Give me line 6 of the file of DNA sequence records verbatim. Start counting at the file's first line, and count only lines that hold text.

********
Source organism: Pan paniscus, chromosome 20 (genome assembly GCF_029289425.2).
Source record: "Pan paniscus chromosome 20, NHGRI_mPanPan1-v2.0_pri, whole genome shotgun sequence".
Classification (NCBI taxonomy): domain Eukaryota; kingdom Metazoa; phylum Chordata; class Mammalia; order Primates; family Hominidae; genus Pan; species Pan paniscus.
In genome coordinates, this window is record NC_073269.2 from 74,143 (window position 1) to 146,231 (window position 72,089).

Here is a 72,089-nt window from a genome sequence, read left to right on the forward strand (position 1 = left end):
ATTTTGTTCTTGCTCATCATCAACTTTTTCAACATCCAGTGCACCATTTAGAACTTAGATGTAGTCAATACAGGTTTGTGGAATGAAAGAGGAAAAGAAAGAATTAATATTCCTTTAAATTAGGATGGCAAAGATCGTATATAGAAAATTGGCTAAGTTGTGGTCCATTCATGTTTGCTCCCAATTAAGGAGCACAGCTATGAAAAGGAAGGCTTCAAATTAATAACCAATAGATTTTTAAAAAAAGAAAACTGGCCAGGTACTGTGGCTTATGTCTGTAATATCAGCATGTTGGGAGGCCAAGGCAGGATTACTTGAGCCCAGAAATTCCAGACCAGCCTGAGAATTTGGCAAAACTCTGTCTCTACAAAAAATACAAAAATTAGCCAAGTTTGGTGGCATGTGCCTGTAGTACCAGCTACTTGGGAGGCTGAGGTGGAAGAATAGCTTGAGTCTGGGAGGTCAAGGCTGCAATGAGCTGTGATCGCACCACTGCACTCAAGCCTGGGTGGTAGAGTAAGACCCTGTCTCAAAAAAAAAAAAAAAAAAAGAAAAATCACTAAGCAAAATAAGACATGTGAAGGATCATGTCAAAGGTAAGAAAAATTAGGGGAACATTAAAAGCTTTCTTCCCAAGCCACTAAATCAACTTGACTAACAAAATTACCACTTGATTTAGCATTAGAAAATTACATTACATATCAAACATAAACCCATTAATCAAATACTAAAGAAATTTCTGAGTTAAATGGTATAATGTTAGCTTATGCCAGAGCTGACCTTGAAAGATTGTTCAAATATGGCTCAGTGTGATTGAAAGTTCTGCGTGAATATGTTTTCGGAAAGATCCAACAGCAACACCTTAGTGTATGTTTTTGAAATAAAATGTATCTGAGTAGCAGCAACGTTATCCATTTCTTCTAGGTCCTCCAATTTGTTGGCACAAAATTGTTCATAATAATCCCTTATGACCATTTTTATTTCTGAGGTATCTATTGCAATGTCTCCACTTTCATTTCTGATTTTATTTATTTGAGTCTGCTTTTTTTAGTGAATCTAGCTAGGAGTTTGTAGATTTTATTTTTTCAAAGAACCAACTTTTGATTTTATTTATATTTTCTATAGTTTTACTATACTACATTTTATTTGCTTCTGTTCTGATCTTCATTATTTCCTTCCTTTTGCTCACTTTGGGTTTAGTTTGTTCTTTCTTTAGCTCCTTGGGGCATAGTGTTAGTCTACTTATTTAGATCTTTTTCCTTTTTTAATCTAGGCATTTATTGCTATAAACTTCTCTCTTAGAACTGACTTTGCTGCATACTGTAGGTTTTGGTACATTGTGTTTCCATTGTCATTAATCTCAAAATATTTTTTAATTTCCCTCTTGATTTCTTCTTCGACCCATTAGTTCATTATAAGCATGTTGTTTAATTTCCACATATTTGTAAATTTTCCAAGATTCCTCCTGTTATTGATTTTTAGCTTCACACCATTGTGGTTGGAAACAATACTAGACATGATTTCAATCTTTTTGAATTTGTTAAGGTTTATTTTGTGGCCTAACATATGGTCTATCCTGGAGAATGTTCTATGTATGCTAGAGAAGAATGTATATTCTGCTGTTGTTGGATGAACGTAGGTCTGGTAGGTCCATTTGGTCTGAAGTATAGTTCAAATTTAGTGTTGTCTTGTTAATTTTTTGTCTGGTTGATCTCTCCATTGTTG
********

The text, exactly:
ATTTTGTTCTTGCTCATCATCAACTTTTTCAACATCCAGTGCACCATTTAGAACTTAGATGTAGTCAATACAGGTTTGTGGAATGAAAGAGGAAAAGAAAGAATTAATATTCCTTTAAATTAGGATGGCAAAGATCGTATATAGAAAATTGGCTAAGTTGTGGTCCATTCATGTTTGCTCCCAATTAAGGAGCACAGCTATGAAAAGGAAGGCTTCAAATTAATAACCAATAGATTTTTAAAAAAAGAAAACTGGCCAGGTACTGTGGCTTATGTCTGTAATATCAGCATGTTGGGAGGCCAAGGCAGGATTACTTGAGCCCAGAAATTCCAGACCAGCCTGAGAATTTGGCAAAACTCTGTCTCTACAAAAAATACAAAAATTAGCCAAGTTTGGTGGCATGTGCCTGTAGTACCAGCTACTTGGGAGGCTGAGGTGGAAGAATAGCTTGAGTCTGGGAGGTCAAGGCTGCAATGAGCTGTGATCGCACCACTGCACTCAAGCCTGGGTGGTAGAGTAAGACCCTGTCTCAAAAAAAAAAAAAAAAAAAGAAAAATCACTAAGCAAAATAAGACATGTGAAGGATCATGTCAAAGGTAAGAAAAATTAGGGGAACATTAAAAGCTTTCTTCCCAAGCCACTAAATCAACTTGACTAACAAAATTACCACTTGATTTAGCATTAGAAAATTACATTACATATCAAACATAAACCCATTAATCAAATACTAAAGAAATTTCTGAGTTAAATGGTATAATGTTAGCTTATGCCAGAGCTGACCTTGAAAGATTGTTCAAATATGGCTCAGTGTGATTGAAAGTTCTGCGTGAATATGTTTTCGGAAAGATCCAACAGCAACACCTTAGTGTATGTTTTTGAAATAAAATGTATCTGAGTAGCAGCAACGTTATCCATTTCTTCTAGGTCCTCCAATTTGTTGGCACAAAATTGTTCATAATAATCCCTTATGACCATTTTTATTTCTGAGGTATCTATTGCAATGTCTCCACTTTCATTTCTGATTTTATTTATTTGAGTCTGCTTTTTTTAGTGAATCTAGCTAGGAGTTTGTAGATTTTATTTTTTCAAAGAACCAACTTTTGATTTTATTTATATTTTCTATAGTTTTACTATACTACATTTTATTTGCTTCTGTTCTGATCTTCATTATTTCCTTCCTTTTGCTCACTTTGGGTTTAGTTTGTTCTTTCTTTAGCTCCTTGGGGCATAGTGTTAGTCTACTTATTTAGATCTTTTTCCTTTTTTAATCTAGGCATTTATTGCTATAAACTTCTCTCTTAGAACTGACTTTGCTGCATACTGTAGGTTTTGGTACATTGTGTTTCCATTGTCATTAATCTCAAAATATTTTTTAATTTCCCTCTTGATTTCTTCTTCGACCCATTAGTTCATTATAAGCATGTTGTTTAATTTCCACATATTTGTAAATTTTCCAAGATTCCTCCTGTTATTGATTTTTAGCTTCACACCATTGTGGTTGGAAACAATACTAGACATGATTTCAATCTTTTTGAATTTGTTAAGGTTTATTTTGTGGCCTAACATATGGTCTATCCTGGAGAATGTTCTATGTATGCTAGAGAAGAATGTATATTCTGCTGTTGTTGGATGAACGTAGGTCTGGTAGGTCCATTTGGTCTGAAGTATAGTTCAAATTTAGTGTTGTCTTGTTAATTTTTTGTCTGGTTGATCTCTCCATTGTTG